Dunning talked about the interplay between the “great leaps” indicative of modern open-source development and the slow-and-steady progress of taking continuous steps to improve a piece of software. In ultimately getting an open-source project ready for enterprise adoption, he stressed an exacting emphasis on adherence to standards and licenses.
“Part of Apache’s core mission is making software that’s safe for restricted business environments, which means we as an organization pay huge attention to licensing hygiene,” Dunning said. “That’s often the furthest thing from an excited developer’s mind. It’s really important for building a community around commercial adoption. One of the key risks of open source is not knowing where that code came from. With Apache there’s traceability of every line of code and whose responsibility that piece of code was, and it’s a concern that needs to be met for projects that want to be in the big time.”
Incubating Big Data’s future
Dunning said his role in the incubator is one of facilitation, not control. He stressed that the ASF serves primarily as an open-source charity rather than a corporation. The ASF organizational structure rotates as well, so he knows his position heading up the incubator is not a permanent gig.
“It’s an opportunity to contribute in a new kind of way,” said Dunning. “It’s been a long and interesting ride, and it’s exciting to see how [open source] has progressed. Admittedly it’s much, much easier now because of acceptance and the communication we have now to work on open source.”
Going forward, Dunning has many ideas about where the ASF can expand grow through the Apache Incubator. One of his most active goals is extending the open-source Big Data communities farther into Europe and Asia.
“Kylin is a project that started in China’s eBay facilities and it’s now in Apache. There’s a cultural gap to be sure, but there’s huge enthusiasm around embracing open source,” said Dunning.
“The SINGA project originally out of Singapore University that deals with neural networks and deep learning was pushed into Apache and is now a very competitive machine learning project. Tajo is another project out of an Asian development group showing the same trend. It makes the world a lot bigger.”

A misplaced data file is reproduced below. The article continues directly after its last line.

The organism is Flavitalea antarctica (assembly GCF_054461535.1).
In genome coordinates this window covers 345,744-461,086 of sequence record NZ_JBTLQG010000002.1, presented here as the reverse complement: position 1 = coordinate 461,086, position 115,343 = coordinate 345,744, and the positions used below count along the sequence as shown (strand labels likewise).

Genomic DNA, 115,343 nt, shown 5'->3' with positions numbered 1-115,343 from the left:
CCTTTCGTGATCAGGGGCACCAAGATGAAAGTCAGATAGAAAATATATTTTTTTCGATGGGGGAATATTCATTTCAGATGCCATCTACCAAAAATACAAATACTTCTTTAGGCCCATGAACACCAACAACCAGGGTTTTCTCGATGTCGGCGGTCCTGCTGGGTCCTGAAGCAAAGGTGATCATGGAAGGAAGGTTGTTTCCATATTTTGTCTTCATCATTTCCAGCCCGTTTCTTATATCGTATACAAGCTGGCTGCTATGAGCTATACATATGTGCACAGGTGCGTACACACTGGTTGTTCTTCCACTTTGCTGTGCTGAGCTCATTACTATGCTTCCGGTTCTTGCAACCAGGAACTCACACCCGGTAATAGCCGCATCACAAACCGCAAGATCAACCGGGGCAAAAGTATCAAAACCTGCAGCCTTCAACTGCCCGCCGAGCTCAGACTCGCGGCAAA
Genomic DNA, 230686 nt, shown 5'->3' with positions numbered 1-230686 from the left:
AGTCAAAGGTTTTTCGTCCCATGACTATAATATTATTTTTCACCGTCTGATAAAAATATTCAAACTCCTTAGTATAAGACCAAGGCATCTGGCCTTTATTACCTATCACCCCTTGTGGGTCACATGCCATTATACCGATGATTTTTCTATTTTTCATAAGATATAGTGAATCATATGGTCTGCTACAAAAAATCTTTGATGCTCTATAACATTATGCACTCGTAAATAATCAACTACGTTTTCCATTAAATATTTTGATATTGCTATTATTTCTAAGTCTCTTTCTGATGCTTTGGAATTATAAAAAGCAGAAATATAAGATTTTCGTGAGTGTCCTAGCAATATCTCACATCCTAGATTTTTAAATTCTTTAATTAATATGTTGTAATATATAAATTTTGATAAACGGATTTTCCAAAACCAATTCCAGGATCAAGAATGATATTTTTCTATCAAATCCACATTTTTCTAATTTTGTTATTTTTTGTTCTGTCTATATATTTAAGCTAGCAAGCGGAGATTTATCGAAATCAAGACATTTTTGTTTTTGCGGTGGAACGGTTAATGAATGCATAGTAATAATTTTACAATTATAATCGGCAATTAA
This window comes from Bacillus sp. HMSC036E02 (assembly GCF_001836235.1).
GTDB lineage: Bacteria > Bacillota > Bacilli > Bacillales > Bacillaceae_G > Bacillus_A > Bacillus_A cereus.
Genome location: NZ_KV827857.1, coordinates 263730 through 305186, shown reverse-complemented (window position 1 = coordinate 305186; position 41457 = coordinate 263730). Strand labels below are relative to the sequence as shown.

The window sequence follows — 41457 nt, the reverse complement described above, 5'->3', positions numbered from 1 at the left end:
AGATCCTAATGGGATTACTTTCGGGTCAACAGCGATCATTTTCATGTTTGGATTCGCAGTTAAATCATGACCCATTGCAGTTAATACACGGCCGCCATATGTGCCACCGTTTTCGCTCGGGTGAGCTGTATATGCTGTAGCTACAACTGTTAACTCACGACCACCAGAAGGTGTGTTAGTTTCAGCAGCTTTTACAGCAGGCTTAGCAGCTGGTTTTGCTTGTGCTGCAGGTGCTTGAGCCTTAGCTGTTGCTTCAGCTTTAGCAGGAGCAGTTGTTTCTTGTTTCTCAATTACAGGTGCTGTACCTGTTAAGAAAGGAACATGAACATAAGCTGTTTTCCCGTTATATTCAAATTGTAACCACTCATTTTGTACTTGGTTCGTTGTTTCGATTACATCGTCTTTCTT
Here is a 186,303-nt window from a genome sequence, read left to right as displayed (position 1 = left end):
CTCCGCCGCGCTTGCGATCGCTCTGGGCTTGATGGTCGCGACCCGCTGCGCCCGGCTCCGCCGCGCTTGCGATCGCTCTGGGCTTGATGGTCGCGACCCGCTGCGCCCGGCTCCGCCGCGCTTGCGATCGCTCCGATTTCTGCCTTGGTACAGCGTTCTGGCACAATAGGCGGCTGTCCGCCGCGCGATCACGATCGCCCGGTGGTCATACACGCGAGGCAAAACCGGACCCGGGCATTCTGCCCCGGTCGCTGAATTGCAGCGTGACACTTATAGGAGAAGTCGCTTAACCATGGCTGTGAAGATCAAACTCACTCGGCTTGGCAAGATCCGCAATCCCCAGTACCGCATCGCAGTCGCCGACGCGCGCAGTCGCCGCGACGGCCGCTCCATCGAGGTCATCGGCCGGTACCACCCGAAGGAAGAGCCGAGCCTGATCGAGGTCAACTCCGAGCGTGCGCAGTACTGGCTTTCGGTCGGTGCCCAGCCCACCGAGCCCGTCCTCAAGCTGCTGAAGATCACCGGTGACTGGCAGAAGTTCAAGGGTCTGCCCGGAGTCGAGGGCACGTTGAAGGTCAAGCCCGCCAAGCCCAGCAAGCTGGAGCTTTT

Dunning also drew attention to the Incubator’s growing focus on integration-oriented projects such as Apache Zeppelin, which he said is breaking ground in providing visualization across different modes of computation. Finally, he mentioned a collection of science-related U.S. government projects including research from NASA’s Jet Propulsion Laboratory (JPL) coming into Apache as open-source projects.
While explaining his vision for the different paths the open-source community around Apache projects might take, that sense of wide-eyed excitement rung throughout. Dunning said his scientific fascination with patterns led him into Big Data, and it’s what motivates him to keep up.
“There are always funny contradictions in life,” said Dunning. “Because things change so quickly, no one really has more than five years of applicable experience in the Big Data world. But on the other hand some old fogeys—which I try not to be—complain about reinvention. Supercomputer guys complain about microprocessor people reinventing optimization techniques. Database people complain about Big Data people. I don’t see it so much as reinvention as this fascinating and joyful realization of patterns occurring over time and across domains. I find the fact that the world does exhibit order; exhibit patterns, as just wondrous.”